s always, its another serious mark against Zombie that the
Loomis character has no real reason for being in this movie. Im
not kidding. From what I was able to gather , Loomis has returned
only to serve the dual functions of acting like a prick and have
the ire of a deeply scarred Haddonfield populace directed at him.
How low does the doctor sink in this flick? At one point he is
upstaged on live television (in what is actually a very funny
scene) by Weird Al Yankovic.
course the other plot thread woven into these two storylines is
that of Michael himself, who is trekking across the open country,
heading back to Haddonfield for a surprise rendezvous with his
beloved Boo. He makes the journey wearing a tattered hoodie and
sporting a beard, only slipping the decaying mask on when his
impulse to murder takes control.
the course of his travels, we are allowed glimpses of what actually
goes on behind those malevolent eyes. It seems that Michael is
repeatedly visited by the vision of his ghostly mother (Sheri
Moon Zombie) and a white horse (some Freudian or Jungian representation
of rage). Momma Myers encourages Michael (who in the visions interacts
with her as the image of his younger self) to find Laurie so they
can be a family again and go home.
sequences are a mixed bag. The ghostly vision thread kind of grew
on me, but Zombie must think that everyone going to see one of
his films is as in love with his wife as he obviously is, because
she appears in the film far too often. By the last half hour,
this vision is on screen for every other scene. They
could have trimmed her appearances in half and it would have had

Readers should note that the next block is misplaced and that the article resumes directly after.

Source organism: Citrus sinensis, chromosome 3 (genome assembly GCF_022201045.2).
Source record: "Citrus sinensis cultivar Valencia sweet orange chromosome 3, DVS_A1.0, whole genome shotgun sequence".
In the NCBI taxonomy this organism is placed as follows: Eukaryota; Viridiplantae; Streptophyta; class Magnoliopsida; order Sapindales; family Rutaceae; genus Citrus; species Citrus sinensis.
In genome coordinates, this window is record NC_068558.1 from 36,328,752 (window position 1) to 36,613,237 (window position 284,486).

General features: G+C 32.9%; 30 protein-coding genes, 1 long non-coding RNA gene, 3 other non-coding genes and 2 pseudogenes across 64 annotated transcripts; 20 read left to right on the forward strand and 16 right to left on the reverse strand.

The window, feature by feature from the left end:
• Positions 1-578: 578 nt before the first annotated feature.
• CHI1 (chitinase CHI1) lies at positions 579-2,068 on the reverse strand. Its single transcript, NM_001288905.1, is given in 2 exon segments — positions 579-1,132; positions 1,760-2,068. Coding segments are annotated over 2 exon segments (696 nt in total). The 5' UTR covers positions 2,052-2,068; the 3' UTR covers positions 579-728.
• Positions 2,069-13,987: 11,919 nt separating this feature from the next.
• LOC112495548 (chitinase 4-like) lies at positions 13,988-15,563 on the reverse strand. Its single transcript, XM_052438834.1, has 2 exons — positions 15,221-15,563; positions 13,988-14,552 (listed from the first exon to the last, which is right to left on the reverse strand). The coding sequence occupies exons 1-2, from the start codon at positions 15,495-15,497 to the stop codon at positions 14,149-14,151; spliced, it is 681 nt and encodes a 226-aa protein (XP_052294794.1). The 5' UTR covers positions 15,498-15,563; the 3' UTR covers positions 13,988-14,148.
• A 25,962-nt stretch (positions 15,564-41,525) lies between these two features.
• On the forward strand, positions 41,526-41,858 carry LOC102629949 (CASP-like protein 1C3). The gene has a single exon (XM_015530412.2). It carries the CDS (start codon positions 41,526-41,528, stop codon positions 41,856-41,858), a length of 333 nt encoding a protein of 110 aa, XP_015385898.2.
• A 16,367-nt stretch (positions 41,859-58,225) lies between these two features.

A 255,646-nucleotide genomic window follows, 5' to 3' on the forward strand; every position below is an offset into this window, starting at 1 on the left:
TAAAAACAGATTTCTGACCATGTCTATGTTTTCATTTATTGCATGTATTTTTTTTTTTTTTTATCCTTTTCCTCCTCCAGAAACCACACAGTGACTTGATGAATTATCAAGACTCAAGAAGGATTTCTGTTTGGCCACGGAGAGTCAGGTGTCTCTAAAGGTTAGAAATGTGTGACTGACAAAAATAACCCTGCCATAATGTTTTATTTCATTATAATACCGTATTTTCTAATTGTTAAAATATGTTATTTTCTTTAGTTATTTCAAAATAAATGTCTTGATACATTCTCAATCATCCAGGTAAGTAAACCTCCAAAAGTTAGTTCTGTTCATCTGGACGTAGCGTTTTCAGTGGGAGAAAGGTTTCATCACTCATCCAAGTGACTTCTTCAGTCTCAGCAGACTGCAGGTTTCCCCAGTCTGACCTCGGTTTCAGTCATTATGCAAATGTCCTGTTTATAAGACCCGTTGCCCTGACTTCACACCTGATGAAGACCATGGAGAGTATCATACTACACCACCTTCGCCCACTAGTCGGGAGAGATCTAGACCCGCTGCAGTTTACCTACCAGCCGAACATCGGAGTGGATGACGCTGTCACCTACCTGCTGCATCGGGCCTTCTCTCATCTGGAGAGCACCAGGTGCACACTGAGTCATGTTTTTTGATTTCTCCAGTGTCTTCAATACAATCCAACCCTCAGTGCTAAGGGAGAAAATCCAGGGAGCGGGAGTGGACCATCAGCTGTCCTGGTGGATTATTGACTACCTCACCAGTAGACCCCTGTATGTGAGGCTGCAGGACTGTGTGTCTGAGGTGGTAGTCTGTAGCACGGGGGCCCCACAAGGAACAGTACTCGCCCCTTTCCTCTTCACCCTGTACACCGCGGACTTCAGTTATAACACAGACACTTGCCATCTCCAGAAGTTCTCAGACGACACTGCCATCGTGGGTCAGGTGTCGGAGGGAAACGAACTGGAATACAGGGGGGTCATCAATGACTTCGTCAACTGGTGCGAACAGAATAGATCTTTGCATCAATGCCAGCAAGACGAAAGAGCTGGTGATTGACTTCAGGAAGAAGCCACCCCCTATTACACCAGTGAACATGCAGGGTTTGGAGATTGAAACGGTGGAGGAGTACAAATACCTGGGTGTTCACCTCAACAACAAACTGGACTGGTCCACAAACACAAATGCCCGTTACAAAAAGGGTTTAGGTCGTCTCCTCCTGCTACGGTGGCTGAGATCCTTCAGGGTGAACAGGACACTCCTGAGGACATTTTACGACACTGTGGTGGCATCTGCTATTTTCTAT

there are the murders Michael commits along the way. Look, I enjoy
a good juicy movie kill as much as the next horror fan (and make
no mistake, Halloween IIs kills are brutal), but
some of the murders he commits during his trip home are so random
that it rapidly becomes apparent Zombie knew he had a thin storyline
and was just padding the action out with cannon fodder.
want to also take moment to address another aspect of the film
that was somewhat annoying: Throughout the first half of Halloween
II ,whenever Michael is stabbing someone, he issues a series
of short barking grunts of rage. I am aware that Zombie wanted
to humanize the character and -at first- the sound actually added
a little something. It did in fact make him more believable, adding
a palpable touch to the proceedings. But hearing him make those
sounds repeatedly began to detract from certain scenes. After
all, Michaels silence has always been one of his more terrifying
at this point youre thinking A) is this review ever going
to end? And B) Didnt he mention, way back at the beginning
of the review, that there were moments of brilliance?
Indeed there are. About midway through the film Michael arrives
at the Rabbit in Red bar/strip club (heretofore only referenced
as a name on a matchbook cover in the 1978 film). This sequence
is a perfect example of how to film an assault by Michael Myers.
The set up, the appearance of Myers in the scene, the lighting..
it all comes together so perfectly that watching it is breathtaking
that scene Zombies imagination seems to have kicked in,
because the story threads begin to come together and the film
finds a more even tone. Loomis has returned to Haddonfield for